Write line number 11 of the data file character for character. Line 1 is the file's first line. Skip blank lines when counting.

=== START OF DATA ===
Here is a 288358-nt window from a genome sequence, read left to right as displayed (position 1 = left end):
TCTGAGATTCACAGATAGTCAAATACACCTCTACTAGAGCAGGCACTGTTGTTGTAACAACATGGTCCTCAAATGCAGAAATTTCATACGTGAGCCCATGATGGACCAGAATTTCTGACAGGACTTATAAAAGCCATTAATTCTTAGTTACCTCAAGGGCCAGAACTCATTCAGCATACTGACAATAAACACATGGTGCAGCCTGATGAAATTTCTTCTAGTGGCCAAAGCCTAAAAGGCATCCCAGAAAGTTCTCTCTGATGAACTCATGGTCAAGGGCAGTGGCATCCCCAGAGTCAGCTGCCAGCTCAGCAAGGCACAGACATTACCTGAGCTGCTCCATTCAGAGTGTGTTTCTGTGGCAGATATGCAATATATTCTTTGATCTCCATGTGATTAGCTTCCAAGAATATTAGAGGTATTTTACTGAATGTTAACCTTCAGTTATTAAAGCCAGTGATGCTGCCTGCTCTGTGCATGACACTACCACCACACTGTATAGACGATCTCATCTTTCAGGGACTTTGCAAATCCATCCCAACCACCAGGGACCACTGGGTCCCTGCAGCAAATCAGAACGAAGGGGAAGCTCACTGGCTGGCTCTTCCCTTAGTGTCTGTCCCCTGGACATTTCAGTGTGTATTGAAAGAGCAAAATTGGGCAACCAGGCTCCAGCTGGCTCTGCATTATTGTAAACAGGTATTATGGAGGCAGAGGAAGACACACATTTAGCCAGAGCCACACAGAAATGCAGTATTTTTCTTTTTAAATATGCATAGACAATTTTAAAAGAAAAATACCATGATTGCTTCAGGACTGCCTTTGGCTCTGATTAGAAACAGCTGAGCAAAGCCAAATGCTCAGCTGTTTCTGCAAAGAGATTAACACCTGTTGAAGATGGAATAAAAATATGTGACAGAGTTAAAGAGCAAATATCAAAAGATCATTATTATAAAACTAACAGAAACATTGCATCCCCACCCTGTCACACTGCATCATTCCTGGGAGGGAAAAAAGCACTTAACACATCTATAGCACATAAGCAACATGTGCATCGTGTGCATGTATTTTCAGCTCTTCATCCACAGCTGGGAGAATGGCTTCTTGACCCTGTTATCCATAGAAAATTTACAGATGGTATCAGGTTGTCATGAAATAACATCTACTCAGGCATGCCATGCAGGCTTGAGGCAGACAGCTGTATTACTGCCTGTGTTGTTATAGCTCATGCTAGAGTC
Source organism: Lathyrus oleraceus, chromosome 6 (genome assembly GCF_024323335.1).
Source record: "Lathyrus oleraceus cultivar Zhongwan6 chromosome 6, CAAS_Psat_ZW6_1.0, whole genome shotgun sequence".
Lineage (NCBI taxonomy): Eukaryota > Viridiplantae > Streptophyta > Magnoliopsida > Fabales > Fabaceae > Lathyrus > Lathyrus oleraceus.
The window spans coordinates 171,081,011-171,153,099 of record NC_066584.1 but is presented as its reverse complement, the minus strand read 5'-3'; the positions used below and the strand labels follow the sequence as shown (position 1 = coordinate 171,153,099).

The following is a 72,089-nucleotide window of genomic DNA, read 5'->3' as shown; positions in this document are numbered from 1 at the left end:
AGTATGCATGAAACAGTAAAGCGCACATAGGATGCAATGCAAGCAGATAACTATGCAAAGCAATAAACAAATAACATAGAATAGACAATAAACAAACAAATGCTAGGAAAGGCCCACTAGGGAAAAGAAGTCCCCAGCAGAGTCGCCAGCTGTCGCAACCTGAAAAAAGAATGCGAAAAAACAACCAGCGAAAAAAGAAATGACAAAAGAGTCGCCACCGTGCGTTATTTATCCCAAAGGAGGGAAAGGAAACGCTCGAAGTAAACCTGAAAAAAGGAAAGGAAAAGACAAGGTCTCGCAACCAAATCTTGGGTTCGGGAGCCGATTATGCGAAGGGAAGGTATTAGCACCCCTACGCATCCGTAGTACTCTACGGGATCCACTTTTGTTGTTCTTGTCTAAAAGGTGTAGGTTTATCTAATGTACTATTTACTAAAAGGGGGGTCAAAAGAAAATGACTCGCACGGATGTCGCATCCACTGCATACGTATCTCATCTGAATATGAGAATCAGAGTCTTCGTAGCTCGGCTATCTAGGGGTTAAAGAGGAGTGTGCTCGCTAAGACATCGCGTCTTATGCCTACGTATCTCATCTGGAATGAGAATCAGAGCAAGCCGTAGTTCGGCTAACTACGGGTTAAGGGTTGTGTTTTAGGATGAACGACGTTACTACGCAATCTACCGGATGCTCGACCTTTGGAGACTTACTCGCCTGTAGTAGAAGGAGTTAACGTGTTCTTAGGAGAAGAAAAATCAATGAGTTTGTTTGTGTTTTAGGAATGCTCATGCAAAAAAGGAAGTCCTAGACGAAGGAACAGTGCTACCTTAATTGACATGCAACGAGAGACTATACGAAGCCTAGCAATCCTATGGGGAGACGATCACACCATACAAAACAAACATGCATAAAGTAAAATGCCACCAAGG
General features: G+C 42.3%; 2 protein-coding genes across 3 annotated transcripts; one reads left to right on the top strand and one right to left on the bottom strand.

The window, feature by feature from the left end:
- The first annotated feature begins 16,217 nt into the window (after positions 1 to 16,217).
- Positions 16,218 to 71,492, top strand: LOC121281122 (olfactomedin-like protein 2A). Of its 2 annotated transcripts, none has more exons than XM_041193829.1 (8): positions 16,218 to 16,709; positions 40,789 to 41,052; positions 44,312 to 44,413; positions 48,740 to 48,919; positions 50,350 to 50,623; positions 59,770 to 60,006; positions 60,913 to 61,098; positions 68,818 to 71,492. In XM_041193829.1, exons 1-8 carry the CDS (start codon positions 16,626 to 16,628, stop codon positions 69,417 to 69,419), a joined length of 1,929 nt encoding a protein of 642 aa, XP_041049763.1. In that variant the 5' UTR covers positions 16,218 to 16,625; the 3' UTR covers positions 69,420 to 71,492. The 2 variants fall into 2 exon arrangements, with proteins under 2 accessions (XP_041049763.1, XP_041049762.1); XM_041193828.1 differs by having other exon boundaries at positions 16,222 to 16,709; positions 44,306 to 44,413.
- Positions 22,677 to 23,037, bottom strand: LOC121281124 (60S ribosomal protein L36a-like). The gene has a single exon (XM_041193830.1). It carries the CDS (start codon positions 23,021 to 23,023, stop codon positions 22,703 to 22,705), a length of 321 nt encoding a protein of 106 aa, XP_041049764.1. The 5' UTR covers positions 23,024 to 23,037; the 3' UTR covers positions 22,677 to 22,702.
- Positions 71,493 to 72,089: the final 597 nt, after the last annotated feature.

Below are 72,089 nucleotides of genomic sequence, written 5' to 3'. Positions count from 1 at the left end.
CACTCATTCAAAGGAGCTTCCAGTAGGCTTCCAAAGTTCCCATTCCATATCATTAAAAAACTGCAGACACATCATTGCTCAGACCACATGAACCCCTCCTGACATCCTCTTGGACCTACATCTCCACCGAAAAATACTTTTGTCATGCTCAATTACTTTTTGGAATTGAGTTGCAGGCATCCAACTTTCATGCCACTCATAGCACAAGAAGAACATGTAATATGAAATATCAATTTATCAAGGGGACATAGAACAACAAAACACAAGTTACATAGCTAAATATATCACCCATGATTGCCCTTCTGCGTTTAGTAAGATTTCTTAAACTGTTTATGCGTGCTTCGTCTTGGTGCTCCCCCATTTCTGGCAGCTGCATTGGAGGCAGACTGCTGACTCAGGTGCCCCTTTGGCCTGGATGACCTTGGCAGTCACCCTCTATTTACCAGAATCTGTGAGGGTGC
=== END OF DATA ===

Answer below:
- The first annotated feature begins 16,217 nt into the window (after positions 1 to 16,217).